Give private jabs a shot

Give private jabs a shot

The Prayut Chan-o-cha government is in hot water over its Covid-19 vaccination plan which critics view as sluggish and overly dependent on the AstraZeneca vaccine.

The government has ordered 61 million AstraZeneca doses and two million doses from China-based Sinovac Biotech to inoculate about 30 million people, tentatively by the end of this year.

Yet inoculations could proceed much faster if more vaccines were imported. With more vaccine choices, private hospitals or even the private sector in general could help speed up Covid-19 immunisations.

So far, the Food and Drug Administration (FDA), a licensing and regulatory body under the Public Health Ministry, has approved three vaccines -- AstraZeneca, Sinovac Biotech's CoronaVac and Johnson & Johnson's recently developed vaccine.

Now the India-based Bharat Biotech has applied to register its "Covaxin" vaccine in Thailand. The FDA is waiting for the Indian firm to submit documents from its third trial phase. After receiving the documents, it could take another month to get FDA approval.

It is reported that another 10 companies have shown an interest in registering their vaccine in Thailand and that negotiations are ongoing.

The government needs to step in and help these companies register their products faster.

With a wider variety of vaccines, consumers can have more choices and safeguards against the virus can be made stronger. At the same time, the workload on state hospitals can be reduced, as people can go to private hospitals and get their own jabs, without waiting in line for state-sponsored vaccines.

It is welcome news that the government is open to other vaccine sources. In a national address yesterday, Gen Prayut said the government was eyeing bringing in vaccines from Russia and America.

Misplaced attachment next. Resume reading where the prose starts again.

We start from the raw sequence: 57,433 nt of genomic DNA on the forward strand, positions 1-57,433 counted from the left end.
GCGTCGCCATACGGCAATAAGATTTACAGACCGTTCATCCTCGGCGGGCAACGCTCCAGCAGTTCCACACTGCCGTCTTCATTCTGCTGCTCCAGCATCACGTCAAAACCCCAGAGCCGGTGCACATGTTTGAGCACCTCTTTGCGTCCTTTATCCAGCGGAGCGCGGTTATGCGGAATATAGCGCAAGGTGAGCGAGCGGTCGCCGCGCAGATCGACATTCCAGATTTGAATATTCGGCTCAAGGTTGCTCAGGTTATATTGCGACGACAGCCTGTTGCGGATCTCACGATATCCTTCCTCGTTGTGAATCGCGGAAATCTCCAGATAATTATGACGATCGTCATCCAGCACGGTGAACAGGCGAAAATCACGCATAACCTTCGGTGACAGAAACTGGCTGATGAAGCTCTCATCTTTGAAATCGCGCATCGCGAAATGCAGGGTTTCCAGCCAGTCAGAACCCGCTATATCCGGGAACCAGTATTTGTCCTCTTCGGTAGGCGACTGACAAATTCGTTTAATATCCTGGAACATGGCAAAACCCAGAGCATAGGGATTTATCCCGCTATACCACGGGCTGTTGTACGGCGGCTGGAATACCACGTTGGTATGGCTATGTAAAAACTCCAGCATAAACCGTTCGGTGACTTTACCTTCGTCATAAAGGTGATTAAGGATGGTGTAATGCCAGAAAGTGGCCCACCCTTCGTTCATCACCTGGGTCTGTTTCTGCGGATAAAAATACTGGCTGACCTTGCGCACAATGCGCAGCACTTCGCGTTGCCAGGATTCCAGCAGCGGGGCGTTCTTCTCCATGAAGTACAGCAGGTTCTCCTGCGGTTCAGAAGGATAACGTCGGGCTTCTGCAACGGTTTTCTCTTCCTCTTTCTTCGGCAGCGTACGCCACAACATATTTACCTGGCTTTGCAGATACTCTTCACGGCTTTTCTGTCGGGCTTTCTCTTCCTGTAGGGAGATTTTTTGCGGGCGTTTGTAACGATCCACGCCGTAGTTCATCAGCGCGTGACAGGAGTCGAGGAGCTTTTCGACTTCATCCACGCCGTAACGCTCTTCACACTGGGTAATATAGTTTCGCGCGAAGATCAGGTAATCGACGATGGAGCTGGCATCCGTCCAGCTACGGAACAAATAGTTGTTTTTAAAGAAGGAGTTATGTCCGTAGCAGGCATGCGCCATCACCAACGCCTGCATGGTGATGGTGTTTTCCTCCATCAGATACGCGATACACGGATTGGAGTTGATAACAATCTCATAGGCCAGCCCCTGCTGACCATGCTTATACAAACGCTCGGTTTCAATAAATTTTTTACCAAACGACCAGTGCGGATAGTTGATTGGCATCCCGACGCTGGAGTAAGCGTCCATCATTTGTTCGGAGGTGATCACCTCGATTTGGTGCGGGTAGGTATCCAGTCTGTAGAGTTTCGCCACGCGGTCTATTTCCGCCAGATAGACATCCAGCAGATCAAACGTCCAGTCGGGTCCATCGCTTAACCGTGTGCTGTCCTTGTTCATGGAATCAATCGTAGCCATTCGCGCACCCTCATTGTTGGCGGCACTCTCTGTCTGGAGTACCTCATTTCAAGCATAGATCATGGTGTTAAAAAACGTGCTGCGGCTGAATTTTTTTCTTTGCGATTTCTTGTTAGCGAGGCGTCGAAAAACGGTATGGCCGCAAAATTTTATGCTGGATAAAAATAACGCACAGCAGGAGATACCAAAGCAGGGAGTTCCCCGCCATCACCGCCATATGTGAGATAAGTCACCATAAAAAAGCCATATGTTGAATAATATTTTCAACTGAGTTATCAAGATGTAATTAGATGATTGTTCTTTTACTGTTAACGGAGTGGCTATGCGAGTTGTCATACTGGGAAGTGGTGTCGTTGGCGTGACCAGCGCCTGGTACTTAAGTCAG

The challenge will fall to the committee on alternative vaccines under Dr Piyasakol Sakolsatayadorn, a former public health minister.

Appointed by the prime minister on April 9, the committee has one month to find solutions.

So far, the committee has held a few meetings with the private sector to discuss some concerns. One of the hurdles slowing the import process for other Covid-19 vaccines is concern about liability.

Despite the fact that Covid-19 vaccines are considered "emergency vaccines" and pharmaceutical companies were relieved of the burden of having to pay compensation for any errors, many reportedly still prefer to export directly to governments.

In the case of Thailand, there are reports that companies prefer the Government Pharmaceutical Organisation (GPO) under the Health Ministry to fill the gap. In normal circumstances, the GPO takes care of purchasing state medicines that are not for commercial purposes.

But with the GPO taking the role of the importer, these vaccines will be taken as official medical supplies.

In practice, those who then develop side effects after vaccination can access state medical treatment.

Indeed, the GPO is the importer of two million Sinovac doses.

Through the Department of Disease Control, the agency has distributed these vaccines to health officials and essential front-line workers.

The GPO should take the bold step of importing other vaccines and selling them to the private sector.

With the GPO as the importer, the state can control the price of alternative vaccines and consumers will be better protected.

Editorial

Bangkok Post editorial column

These editorials represent Bangkok Post thoughts about current issues and situations.

Email : ploenpotea@bangkokpost.co.th



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